san-diego 2.5 1.8 1.4;
Scalar f 'freight in dollars per case per thousand miles' / 90 /;
Parameter c(i,j) 'transport cost in thousands of dollars per case';
c(i,j) = f * d(i,j) / 1000;
Variable
x(i,j) 'shipment quantities in cases'
z 'total transportation costs in thousands of dollars';
Positive Variable x;
* Demonstrate how to restrict the model index
Set ij(i,j);ij(i,j) = yes;
Equation
cost 'define objective function with economies of scale'
supply(i) 'observe supply limit at plant i'
demand(j) 'satisfy demand at market j';
cost.. z =e= sum(ij(i,j), c(i,j)*sqrt(x(i,j)));
supply(i).. sum(ij(i,j), x(i,j)) =l= a(i);
demand(j).. sum(ij(i,j), x(i,j)) =g= b(j);
Model transport / all /;
* Start the local NLP solver in a local solution that is not globally optimal
x.l('seattle ','chicago ') = 25;
x.l('seattle ','topeka ') = 275;
x.l('san-diego','new-york') = 325;
x.l('san-diego','chicago ') = 275;
option nlp = conopt;
solve transport using nlp minimizing z;
* The first model (formulation a) implements a piecewise linear
* approximation based on the convex combination of neighboring points
* using SOS2 variables with unbounded segments at the beginning and
* end of the discretization
Set
s 'segments' / s0*s6 /
sl 'segment labels' / x, y 'coordinates', l 'length', g 'slope' /;
Table sqrtp(s,sl) 'piecewise linear function for sqrt'
x y l g
s0 50 [sqrt( 50)] -inf [ sqrt(50)/50]
s1 50 [sqrt( 50)] 70 [(sqrt(120)-sqrt( 50))/70]
s2 120 [sqrt(120)] 70 [(sqrt(190)-sqrt(120))/70]
s3 190 [sqrt(190)] 70 [(sqrt(260)-sqrt(190))/70]
s4 260 [sqrt(260)] 70 [(sqrt(330)-sqrt(260))/70]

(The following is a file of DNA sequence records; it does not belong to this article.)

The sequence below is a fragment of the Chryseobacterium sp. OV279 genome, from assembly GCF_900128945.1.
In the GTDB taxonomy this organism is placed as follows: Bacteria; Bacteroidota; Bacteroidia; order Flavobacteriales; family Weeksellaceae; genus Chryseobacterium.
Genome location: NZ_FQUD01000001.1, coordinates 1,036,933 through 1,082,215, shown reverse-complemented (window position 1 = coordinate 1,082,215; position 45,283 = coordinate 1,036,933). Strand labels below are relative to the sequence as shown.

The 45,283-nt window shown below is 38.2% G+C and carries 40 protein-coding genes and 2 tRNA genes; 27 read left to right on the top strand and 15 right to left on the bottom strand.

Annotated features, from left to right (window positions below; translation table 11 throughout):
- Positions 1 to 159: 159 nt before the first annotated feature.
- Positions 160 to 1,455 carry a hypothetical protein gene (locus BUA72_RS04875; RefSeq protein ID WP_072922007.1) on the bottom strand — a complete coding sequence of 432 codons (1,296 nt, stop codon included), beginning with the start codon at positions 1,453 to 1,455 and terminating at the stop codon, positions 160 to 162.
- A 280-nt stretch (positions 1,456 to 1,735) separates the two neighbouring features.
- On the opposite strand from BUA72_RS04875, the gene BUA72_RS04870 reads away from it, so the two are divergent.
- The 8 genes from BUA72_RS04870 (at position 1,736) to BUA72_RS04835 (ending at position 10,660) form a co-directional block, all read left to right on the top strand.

s5 330 [sqrt(330)] 70 [(sqrt(400)-sqrt(330))/70]
s6 400 [sqrt(400)] +inf [1/(2*sqrt(400))];
$onText
This following batinclude has a parameter p as first argument that
defines segments of a piecewise linear function. A start point (x,y) of
a segment plus length and slope need to be provided provides by this
parameter. The actual labels for are also provided on the batinclude
call (arguments 3-6) together with the set of segments (arg 2) and an
optional index set (idxp) to define an indexed parameter to define multiple
piecewise linear functions (arg 7). The optional arguments 8 and 9 allow
the use the same function f with different endogenous arguments (idxm).
The batinclude provides a subset of active segments p_Seg(s), i.e. the
parameter must have data before the batinclude call. The batinclude also
provide a couple of macros:
1) p_Func(x[,idxp]) evaluates the function at point x
2) p_x([idxp][,idxm]) expression to assign x(idxm) value
3) p_y([idxp][,idxm]) expression to assign y(idxm) value
The header of pwlfunc.inc describes its use in more detail
$offText
$batInclude pwlfunc.inc sqrtp s x y l g '' 'i,j' 'ij'
Equation defcouplex(i,j), defobjdisc;
defcouplex(ij(i,j)).. x(i,j) =e= sqrtp_x(i,j);
defobjdisc.. z =e= sum(ij(i,j), c(i,j)*sqrtp_y(i,j));
Model trnspwl / supply, demand, defobjdisc, defcouplex, %sqrtp_EquList% /;
option optCr = 0;
solve trnspwl using mip minimizing z;
solve transport using nlp minimizing z;
```